Do We Really Need Moralistic Preaching?


While on the road alone recently I stopped my search of radio stations to listen to a preacher decrying the state of American morality. His solution was to get back to living by the bible.

It's hard to argue that there is not a problem. Substance abuse, wonton sex, and domestic violence are common in the news - even in our own small community.

As Christians we ponder how we can change lives. The answer to that is simple - we can't.

But one historical event should be making a difference in people's lives. God came to earth as the human Jesus and worked actively among us for little over three years.

What difference should that make? It is unrealistic to think that Jesus' teachings are going to fix humanity's problems. If that was his plan, he should have written a book - a BIG book.

So it is not surprising that the first century letters from church leaders like Paul, Peter and John did not tell people to live by Jesus' teachings or by the bible. They didn't even quote Jesus' sayings, except for two short sections in all the preserved letters.

So what did these letter writers tell people instead of "get back to living by Bible"?

Most often they reminded people of what Jesus did. I preached portions of the letter to Colossians recently and before Paul talks about moral living, he lists about fifteen things that Jesus did for all people- not just for "good Christians" like you and me - but for even the most despicable people you can name.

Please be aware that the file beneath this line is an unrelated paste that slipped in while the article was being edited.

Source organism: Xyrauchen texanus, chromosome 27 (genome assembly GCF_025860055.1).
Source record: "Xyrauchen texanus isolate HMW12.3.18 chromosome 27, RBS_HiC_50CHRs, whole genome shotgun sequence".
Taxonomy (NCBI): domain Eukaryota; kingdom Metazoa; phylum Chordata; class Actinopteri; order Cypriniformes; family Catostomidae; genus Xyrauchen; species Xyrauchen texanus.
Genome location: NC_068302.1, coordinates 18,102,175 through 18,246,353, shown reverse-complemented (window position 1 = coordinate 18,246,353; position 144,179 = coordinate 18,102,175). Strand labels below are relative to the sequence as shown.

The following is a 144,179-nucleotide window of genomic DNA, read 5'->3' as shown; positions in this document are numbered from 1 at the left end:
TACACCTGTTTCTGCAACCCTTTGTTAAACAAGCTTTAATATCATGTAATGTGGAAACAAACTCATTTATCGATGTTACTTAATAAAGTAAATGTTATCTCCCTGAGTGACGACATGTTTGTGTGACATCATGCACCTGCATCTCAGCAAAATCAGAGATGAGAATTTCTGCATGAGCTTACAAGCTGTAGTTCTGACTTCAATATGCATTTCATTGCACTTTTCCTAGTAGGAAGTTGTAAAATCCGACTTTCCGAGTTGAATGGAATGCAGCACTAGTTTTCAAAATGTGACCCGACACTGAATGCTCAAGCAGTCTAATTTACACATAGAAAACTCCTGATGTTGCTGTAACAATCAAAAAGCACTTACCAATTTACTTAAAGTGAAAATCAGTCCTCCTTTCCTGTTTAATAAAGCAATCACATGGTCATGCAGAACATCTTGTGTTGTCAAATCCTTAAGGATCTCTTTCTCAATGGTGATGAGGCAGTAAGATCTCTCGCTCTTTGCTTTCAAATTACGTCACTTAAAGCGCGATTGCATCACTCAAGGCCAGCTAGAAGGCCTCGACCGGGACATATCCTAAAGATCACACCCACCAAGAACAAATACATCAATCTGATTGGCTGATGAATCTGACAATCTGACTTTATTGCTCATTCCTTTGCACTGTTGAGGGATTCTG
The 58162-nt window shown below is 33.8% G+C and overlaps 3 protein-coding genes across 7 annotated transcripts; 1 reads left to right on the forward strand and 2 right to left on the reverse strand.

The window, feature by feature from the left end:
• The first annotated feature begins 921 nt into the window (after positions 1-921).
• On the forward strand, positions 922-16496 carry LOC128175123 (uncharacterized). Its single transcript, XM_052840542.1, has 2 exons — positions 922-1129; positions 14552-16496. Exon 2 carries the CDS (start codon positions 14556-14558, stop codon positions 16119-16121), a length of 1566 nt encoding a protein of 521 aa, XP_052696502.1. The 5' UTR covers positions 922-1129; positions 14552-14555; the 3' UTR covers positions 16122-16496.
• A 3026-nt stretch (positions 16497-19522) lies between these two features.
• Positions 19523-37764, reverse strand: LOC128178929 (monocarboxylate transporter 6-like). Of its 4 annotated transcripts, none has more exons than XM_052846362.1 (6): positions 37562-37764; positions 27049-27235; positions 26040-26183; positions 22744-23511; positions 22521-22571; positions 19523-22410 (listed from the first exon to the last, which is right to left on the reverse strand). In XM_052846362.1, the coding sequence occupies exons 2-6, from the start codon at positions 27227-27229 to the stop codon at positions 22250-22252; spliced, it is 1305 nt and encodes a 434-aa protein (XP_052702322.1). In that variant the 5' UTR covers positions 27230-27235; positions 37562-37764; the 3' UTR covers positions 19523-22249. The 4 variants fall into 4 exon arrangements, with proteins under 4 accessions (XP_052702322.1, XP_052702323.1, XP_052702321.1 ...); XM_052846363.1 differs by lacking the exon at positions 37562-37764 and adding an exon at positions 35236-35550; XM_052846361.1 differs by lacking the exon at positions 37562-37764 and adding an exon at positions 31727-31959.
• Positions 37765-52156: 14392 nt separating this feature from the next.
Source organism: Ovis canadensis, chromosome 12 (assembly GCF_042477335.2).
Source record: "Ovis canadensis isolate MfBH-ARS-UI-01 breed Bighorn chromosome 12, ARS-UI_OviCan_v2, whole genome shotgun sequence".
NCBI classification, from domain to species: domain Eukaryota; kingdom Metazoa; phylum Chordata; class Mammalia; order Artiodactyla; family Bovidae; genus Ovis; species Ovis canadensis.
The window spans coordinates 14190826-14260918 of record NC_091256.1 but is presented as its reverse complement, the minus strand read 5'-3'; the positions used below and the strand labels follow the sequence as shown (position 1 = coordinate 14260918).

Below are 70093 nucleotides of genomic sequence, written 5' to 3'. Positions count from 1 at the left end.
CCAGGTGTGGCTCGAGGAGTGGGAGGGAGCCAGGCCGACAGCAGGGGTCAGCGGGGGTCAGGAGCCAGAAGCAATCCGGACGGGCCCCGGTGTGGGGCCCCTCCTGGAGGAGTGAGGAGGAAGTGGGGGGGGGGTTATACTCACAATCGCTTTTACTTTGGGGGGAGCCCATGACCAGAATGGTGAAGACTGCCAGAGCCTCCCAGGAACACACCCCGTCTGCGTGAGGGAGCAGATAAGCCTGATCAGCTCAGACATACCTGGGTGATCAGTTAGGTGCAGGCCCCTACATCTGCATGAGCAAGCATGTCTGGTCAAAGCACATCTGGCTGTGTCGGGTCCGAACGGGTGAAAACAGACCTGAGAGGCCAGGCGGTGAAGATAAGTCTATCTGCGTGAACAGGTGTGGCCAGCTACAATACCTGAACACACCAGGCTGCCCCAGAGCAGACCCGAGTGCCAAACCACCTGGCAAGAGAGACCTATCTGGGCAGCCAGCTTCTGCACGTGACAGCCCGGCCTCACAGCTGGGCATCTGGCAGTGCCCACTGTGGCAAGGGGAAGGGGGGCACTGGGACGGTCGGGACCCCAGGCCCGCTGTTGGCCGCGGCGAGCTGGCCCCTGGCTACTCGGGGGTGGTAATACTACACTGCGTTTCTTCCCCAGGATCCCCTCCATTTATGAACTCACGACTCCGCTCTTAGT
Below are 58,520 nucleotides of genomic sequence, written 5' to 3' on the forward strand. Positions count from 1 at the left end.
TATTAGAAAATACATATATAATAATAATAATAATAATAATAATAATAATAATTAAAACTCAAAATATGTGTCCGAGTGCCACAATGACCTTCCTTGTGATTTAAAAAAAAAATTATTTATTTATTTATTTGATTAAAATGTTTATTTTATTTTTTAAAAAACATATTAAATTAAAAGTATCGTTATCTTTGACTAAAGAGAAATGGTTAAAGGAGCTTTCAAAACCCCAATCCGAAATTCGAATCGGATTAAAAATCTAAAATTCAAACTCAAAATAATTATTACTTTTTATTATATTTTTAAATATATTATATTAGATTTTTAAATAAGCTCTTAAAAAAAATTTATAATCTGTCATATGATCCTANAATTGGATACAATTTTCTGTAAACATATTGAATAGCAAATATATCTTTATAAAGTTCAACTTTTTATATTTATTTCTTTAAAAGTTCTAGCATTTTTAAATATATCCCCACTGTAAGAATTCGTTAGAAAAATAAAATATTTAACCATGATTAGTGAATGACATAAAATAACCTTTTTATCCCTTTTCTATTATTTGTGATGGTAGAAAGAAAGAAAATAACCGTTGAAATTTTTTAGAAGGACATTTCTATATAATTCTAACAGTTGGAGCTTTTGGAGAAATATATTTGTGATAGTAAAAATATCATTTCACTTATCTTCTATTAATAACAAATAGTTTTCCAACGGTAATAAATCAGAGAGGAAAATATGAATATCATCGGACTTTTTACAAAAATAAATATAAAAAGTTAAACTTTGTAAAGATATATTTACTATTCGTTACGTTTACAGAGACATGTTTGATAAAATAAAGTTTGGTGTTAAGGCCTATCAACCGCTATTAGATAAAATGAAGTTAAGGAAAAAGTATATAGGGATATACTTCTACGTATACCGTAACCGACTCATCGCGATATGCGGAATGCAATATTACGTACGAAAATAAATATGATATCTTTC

In that list is the most common thing that we all should remember first. He allowed humanity to beat him and brutally murder him. The first century letters and theologians over the centuries express what that accomplished in different ways. But what it means for you and me is that we can even abuse and murder God, and he will not take it out on us. You can't do a more serous sin than murdering God, no matter how hard you try!

The list in the Colossian letter even says that in God's mind, all humanity is right now in heaven sitting at the right hand of the Father along with the living Jesus Christ. A metaphor you say? I say that what's in God's mind is as real as the floor that is supporting you. (And a little venture into quantum physics would show you that floor beneath you is not really that real!)

So when these letter writers tried to steer people toward moral living, they, in effect, said "Repent." That means to change your whole idea about God - he is not out to get you - he loves you immeasurably. It means to change your idea about who you are, and then live according to who you are. Paul says it most clearly in his letter to Titus. "For the grace of God has appeared that offers salvation to all people. It teaches us to say 'No' to ungodliness and worldly passions, and to live self-controlled, upright and godly lives in this present age." (2:11-13)


Pastor John Torgerson